SCD: You’re not a really big guy, so how did you end up at first base in the tournament?
Chris: I hurt my elbow during the spring while playing shortstop, so my coach moved me to first. I alternated between there and pinch runner. The rule in the tournament was that you had play at least two innings at a position.
SCD: What came next for the team?
Chris: The State round was held in Southington, and we won that by sweeping the best two out of three from Cochinhaug. From there it was on to Bristol for the Regionals.
J&L: That was tough on all of us because Chris had never really been away from home. There we were in the bleachers after the kids had just won the States, and we were handed folders outlining the procedures for the Regional round: Where the kids would be quartered, practice and game schedules, everything was all planned out.
Chris: We stayed in dorms near the ballpark. It was a complex with two teams in each building. We were in the same dorm with Vermont. There was one big team room with bunk beds (11 players) and another one for the coaches.
J&L: They were trying to get the kids ready for the next round as far as what lodging and the daily routine would be like. The kids were more or less sequestered and supervised at all times.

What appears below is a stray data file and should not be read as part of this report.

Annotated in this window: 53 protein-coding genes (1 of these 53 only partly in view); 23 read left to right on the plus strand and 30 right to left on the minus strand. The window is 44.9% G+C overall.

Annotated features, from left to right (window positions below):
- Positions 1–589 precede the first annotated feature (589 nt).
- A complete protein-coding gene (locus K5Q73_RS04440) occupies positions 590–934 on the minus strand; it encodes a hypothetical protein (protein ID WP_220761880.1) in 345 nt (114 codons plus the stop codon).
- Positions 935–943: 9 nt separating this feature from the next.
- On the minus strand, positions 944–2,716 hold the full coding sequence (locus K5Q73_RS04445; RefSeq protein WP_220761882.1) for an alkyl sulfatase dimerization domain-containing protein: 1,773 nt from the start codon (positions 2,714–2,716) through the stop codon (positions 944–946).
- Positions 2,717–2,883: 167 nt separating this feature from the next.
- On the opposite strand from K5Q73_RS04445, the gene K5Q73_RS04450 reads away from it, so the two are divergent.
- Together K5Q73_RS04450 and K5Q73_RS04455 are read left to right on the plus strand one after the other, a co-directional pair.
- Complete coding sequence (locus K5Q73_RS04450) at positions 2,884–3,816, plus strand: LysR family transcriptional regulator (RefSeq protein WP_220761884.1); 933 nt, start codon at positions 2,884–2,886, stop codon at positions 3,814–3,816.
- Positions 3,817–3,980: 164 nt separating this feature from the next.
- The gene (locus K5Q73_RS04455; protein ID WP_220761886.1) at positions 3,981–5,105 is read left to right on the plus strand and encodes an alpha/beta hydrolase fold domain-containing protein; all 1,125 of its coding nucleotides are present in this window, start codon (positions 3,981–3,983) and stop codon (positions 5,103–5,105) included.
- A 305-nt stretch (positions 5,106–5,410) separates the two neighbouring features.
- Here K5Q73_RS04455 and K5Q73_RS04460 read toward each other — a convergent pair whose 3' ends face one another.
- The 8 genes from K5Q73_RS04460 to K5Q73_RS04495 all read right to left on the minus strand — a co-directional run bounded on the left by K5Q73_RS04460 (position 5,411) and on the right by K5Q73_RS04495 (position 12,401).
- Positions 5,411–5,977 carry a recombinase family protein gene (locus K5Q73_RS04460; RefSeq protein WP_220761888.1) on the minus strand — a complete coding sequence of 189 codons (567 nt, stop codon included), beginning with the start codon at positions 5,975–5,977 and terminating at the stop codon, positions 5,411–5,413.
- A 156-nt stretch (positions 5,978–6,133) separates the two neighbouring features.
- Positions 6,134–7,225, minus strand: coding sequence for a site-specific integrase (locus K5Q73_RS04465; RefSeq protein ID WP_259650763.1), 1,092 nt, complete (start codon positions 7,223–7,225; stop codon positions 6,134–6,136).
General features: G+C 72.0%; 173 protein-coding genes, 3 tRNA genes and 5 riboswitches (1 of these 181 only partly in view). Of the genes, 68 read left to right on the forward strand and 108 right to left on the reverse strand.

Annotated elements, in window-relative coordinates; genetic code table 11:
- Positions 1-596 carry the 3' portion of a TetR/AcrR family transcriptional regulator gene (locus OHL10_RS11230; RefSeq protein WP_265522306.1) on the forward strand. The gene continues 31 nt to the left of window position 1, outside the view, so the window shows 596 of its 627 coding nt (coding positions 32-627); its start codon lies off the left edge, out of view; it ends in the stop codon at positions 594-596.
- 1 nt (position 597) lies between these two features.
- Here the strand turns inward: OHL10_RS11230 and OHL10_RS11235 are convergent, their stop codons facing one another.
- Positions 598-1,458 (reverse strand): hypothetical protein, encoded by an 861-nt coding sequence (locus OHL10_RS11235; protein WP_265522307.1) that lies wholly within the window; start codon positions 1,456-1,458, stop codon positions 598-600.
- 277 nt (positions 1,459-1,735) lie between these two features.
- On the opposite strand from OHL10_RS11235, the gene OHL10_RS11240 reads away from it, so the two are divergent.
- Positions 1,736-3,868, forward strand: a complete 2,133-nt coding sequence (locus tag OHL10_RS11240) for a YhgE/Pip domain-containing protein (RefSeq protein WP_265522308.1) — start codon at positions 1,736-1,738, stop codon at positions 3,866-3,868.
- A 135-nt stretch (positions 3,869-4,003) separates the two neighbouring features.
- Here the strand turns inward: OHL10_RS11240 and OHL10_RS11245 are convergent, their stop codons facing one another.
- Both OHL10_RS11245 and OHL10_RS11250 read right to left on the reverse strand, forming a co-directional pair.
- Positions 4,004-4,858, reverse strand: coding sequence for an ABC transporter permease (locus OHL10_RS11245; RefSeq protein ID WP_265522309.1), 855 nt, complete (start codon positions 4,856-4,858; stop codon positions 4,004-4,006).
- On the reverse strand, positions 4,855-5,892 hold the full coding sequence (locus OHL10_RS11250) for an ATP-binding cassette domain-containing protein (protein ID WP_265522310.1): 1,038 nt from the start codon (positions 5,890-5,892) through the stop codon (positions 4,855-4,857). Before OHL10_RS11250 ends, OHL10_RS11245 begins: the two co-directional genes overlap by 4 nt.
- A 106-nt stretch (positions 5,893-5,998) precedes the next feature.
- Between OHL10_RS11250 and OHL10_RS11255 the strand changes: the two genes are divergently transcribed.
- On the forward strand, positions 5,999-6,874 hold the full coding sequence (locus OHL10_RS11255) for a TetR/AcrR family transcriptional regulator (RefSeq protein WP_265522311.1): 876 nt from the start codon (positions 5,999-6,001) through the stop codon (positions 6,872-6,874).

Chris: We’d be woken up at 7:30 by our “aunts,” two female volunteers who are teachers during the year, and they’d escort us to the cafeteria for breakfast. Then it was practice for two hours, hang out until our game or take some more BP. After the game, we’d usually have some pizza and then go right to bed.
(Author’s note: Westport went 6-0 in the Regional round, defeating in order: Vermont, Maine, New Hampshire, Massachusetts, Maine again, then Rhode Island in a nine-day span).
J&L: They won the game (1-0) versus Rhode Island on a Saturday night, and we were told to have them packed and ready to go to Williamsport the next morning. We had been shuttling back and forth to Bristol (90 minutes away) for the whole round, but now we had to follow the team to Williamsport. In Bristol, parents weren’t allowed into the complex, and security was very tight. But the “aunts” would help us get hold of their daily laundry so we could keep them in clean clothes. They washed the kids’ uniforms, however.